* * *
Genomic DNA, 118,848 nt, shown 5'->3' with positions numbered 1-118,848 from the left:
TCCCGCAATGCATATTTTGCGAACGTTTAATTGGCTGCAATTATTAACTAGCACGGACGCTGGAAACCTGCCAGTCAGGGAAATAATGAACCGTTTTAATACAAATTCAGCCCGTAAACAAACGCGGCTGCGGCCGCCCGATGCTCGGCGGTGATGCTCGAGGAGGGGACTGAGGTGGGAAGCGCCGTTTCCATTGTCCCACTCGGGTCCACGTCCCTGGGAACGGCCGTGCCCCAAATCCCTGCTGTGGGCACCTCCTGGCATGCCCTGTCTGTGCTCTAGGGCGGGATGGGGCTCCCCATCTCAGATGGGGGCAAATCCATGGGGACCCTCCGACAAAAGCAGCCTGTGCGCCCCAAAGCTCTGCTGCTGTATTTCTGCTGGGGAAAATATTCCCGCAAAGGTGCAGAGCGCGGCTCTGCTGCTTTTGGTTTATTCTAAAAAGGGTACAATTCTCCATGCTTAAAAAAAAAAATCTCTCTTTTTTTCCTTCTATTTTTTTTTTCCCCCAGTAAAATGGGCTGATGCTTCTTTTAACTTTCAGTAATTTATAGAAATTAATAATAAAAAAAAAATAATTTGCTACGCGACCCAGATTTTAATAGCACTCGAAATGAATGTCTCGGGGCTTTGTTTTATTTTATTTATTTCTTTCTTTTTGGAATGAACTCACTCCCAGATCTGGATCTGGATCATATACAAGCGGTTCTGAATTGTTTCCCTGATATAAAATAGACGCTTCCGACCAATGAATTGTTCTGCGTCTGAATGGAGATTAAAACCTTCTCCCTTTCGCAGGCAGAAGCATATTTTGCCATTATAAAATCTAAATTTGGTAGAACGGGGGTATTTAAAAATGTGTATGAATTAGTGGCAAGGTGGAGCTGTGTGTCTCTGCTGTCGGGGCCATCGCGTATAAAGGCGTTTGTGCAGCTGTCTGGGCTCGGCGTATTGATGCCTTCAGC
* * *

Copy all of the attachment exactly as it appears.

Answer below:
Genomic DNA, 118,848 nt, shown 5'->3' with positions numbered 1-118,848 from the left:
TCCCGCAATGCATATTTTGCGAACGTTTAATTGGCTGCAATTATTAACTAGCACGGACGCTGGAAACCTGCCAGTCAGGGAAATAATGAACCGTTTTAATACAAATTCAGCCCGTAAACAAACGCGGCTGCGGCCGCCCGATGCTCGGCGGTGATGCTCGAGGAGGGGACTGAGGTGGGAAGCGCCGTTTCCATTGTCCCACTCGGGTCCACGTCCCTGGGAACGGCCGTGCCCCAAATCCCTGCTGTGGGCACCTCCTGGCATGCCCTGTCTGTGCTCTAGGGCGGGATGGGGCTCCCCATCTCAGATGGGGGCAAATCCATGGGGACCCTCCGACAAAAGCAGCCTGTGCGCCCCAAAGCTCTGCTGCTGTATTTCTGCTGGGGAAAATATTCCCGCAAAGGTGCAGAGCGCGGCTCTGCTGCTTTTGGTTTATTCTAAAAAGGGTACAATTCTCCATGCTTAAAAAAAAAAATCTCTCTTTTTTTCCTTCTATTTTTTTTTTCCCCCAGTAAAATGGGCTGATGCTTCTTTTAACTTTCAGTAATTTATAGAAATTAATAATAAAAAAAAAATAATTTGCTACGCGACCCAGATTTTAATAGCACTCGAAATGAATGTCTCGGGGCTTTGTTTTATTTTATTTATTTCTTTCTTTTTGGAATGAACTCACTCCCAGATCTGGATCTGGATCATATACAAGCGGTTCTGAATTGTTTCCCTGATATAAAATAGACGCTTCCGACCAATGAATTGTTCTGCGTCTGAATGGAGATTAAAACCTTCTCCCTTTCGCAGGCAGAAGCATATTTTGCCATTATAAAATCTAAATTTGGTAGAACGGGGGTATTTAAAAATGTGTATGAATTAGTGGCAAGGTGGAGCTGTGTGTCTCTGCTGTCGGGGCCATCGCGTATAAAGGCGTTTGTGCAGCTGTCTGGGCTCGGCGTATTGATGCCTTCAGC